Other things that can increase your risk of depression include getting older, having a chronic health problem, and having a history of physical or sexual abuse.

Some people become depressed after a stressful life event, like losing a job or getting a divorce. Sometimes even happy life events, like getting married or a promotion, can trigger depression. This is because of the stress that comes with change.

You also may get depressed even if there is no reason you can think of.

Depression: Getting exercise

When you have depression, it may be hard to find the energy to be active. But being active on a regular basis may help you feel better. Here are some tips:

  • Start slowly.

    If you haven't been active in a while, try parking farther away from the store or taking the stairs. Or you could start with 5 to 10 minutes of exercise at a time. Over time you will be able to do more and more.

  • Find an activity you enjoy.

    You might try activities that increase your heart rate (aerobic exercise) and strength training (lifting weights).

  • Be active regularly.

    Aim for at least 3 days of exercise a week with a goal of being active for 45 minutes each time. This plan may help you get the most benefit for depression. It's okay to skip a day now or then or to cut back on your exercise if you're too tired or aren't feeling well. But keep trying.

  • Keep a record of your daily exercise.

    Also take time to notice how your depression symptoms change.

You may find that exercise helps you feel better emotionally and mentally. Some people may feel better within a few weeks. But the benefits are more likely to last if you stick with your exercise plan.

What is the connection between depression and suicide?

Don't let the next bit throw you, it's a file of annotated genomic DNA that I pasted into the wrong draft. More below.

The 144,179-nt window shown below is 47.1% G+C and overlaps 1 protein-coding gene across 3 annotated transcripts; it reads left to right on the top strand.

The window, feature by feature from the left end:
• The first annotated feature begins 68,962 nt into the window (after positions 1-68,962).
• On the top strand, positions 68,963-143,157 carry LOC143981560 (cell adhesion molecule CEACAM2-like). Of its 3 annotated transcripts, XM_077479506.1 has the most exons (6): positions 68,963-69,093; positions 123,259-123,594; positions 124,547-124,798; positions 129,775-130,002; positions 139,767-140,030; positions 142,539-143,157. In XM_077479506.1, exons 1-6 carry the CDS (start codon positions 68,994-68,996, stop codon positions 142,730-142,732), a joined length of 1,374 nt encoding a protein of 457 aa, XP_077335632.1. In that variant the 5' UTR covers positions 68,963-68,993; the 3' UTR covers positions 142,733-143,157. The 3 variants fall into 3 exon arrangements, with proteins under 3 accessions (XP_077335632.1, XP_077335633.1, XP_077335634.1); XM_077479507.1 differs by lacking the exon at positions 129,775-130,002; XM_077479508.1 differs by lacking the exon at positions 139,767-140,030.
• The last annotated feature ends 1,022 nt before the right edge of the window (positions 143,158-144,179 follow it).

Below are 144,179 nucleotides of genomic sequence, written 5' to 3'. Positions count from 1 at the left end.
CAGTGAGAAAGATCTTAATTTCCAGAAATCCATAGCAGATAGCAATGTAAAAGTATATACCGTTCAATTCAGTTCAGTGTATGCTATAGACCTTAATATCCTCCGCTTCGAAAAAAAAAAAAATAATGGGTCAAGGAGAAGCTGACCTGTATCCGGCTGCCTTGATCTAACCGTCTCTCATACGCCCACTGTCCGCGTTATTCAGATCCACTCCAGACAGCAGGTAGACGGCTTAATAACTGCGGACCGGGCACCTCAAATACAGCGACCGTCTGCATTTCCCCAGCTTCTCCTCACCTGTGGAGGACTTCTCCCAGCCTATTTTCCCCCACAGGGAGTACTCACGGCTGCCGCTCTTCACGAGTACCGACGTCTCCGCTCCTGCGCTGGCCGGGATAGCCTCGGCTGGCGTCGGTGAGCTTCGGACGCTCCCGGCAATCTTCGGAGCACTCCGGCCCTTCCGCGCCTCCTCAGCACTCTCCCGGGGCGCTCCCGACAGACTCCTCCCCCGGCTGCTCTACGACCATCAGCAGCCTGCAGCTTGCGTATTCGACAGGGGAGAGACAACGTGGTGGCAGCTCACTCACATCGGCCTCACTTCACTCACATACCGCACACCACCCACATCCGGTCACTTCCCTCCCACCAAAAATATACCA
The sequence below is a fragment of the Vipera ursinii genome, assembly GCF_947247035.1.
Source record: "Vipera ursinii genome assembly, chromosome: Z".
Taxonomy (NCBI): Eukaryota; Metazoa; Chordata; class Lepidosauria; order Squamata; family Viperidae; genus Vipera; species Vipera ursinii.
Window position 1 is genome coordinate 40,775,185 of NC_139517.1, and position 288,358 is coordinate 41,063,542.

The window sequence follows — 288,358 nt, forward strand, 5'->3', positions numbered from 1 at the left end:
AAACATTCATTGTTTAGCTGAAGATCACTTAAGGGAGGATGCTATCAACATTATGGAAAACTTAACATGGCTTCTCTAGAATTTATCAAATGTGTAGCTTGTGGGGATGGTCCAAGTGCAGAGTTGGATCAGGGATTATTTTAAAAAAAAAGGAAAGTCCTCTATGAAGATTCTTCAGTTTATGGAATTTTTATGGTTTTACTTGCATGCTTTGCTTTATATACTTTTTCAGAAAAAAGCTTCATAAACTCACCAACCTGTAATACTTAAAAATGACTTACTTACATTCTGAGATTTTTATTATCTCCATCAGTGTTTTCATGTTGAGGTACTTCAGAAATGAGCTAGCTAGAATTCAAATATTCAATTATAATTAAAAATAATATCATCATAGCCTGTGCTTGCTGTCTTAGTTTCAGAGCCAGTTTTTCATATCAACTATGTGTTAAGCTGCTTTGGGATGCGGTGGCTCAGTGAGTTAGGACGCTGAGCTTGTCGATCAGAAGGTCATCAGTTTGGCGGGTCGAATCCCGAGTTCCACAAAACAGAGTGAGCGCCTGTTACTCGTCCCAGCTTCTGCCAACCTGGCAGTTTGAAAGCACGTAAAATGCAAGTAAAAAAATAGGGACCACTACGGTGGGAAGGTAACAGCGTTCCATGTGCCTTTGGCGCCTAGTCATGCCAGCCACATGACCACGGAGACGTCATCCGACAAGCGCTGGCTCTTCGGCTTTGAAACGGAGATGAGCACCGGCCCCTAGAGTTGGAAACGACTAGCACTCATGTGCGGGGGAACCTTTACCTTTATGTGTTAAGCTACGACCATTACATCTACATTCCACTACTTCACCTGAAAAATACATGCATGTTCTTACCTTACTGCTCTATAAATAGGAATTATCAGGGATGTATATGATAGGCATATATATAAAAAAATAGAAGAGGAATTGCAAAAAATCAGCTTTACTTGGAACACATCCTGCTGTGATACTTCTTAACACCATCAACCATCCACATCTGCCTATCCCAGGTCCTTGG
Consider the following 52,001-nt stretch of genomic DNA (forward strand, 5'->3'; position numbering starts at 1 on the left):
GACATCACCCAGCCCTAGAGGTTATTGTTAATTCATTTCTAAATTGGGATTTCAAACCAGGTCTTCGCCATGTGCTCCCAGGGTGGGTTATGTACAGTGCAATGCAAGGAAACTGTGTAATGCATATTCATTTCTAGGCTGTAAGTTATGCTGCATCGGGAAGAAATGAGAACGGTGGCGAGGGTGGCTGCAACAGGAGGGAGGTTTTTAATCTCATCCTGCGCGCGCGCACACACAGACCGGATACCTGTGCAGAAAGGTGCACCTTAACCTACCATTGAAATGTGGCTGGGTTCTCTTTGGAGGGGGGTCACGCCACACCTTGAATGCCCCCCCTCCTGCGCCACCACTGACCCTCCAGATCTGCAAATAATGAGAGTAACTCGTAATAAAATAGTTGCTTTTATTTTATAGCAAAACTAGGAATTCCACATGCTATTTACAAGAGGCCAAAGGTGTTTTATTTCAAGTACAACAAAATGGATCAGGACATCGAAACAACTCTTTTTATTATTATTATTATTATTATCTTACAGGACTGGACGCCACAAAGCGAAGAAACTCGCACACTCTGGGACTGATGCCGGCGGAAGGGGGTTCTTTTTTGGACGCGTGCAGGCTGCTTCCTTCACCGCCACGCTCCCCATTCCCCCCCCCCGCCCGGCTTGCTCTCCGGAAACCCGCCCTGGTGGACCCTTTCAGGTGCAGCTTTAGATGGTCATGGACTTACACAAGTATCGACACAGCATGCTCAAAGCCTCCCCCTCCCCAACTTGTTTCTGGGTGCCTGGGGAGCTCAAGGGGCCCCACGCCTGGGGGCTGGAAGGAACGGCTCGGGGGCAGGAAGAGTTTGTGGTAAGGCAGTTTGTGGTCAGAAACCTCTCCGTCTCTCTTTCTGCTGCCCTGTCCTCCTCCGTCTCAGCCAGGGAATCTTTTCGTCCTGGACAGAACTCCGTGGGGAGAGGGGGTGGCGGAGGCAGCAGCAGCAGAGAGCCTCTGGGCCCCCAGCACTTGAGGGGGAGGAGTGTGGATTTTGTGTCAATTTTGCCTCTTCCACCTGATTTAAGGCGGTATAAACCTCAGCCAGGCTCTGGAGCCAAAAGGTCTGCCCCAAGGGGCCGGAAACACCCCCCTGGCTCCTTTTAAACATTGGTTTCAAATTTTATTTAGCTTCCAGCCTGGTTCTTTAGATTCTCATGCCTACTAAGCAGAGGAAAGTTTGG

People who have depression may feel so bad that they think about suicide. They may feel hopeless, helpless, and worthless. They may see suicide as a way to solve their problems or end their pain.

Other symptoms of depression, besides suicidal behavior, include:

  • Feeling sad, empty, or tearful nearly every day.
  • Losing interest in activities that the person enjoyed in the past.
  • Sleeping or eating more or less than usual.
  • Having trouble thinking and concentrating.
  • Having headaches or stomachaches.
  • Feeling very tired.
  • Feeling guilty and/or not letting others praise or reward them.
Take any mention of suicide seriously. If someone talks about suicide, self-harm, or feeling hopeless, get help right away.

Depression: Making food choices to reduce stress

Avoiding certain foods and eating a balanced diet helps your body deal with tension and stress, which contribute to depression.

  • Avoid or limit caffeine and power drinks.

    Coffee, tea, some soda pops, and chocolate have caffeine. If you drink a lot of caffeine, slowly reduce how much you drink. If you stop drinking caffeine suddenly, you may have headaches and find it hard to focus.

  • Avoid skipping meals or eating on the run.

    Skipping meals can make depression-related symptoms such as headaches or stomach tension worse. Skipping meals also may set you up to overeat at the next meal. Overeating often leads to feelings of guilt and sadness. These feelings don't help depression.

  • Avoid eating to relieve stress.

    Eating to relieve stress can lead to overeating and guilt. If you tend to eat this way, replace eating with other actions that relieve stress. Try taking a walk, playing with a pet, or taking a bath.

Notice how you feel when you avoid doing things that can make your depression worse.

Depression: When to call

Call 911 or other emergency services right away if:

  • You feel you cannot stop from hurting yourself or someone else.

Where to get help 24 hours a day, 7 days a week

If you or someone you know talks about suicide, self-harm, a mental health crisis, a substance use crisis, or any other kind of emotional distress, get help right away. You can:

  • Call the Suicide and Crisis Lifeline at 988.
  • Call 1-800-273-TALK (1-800-273-8255).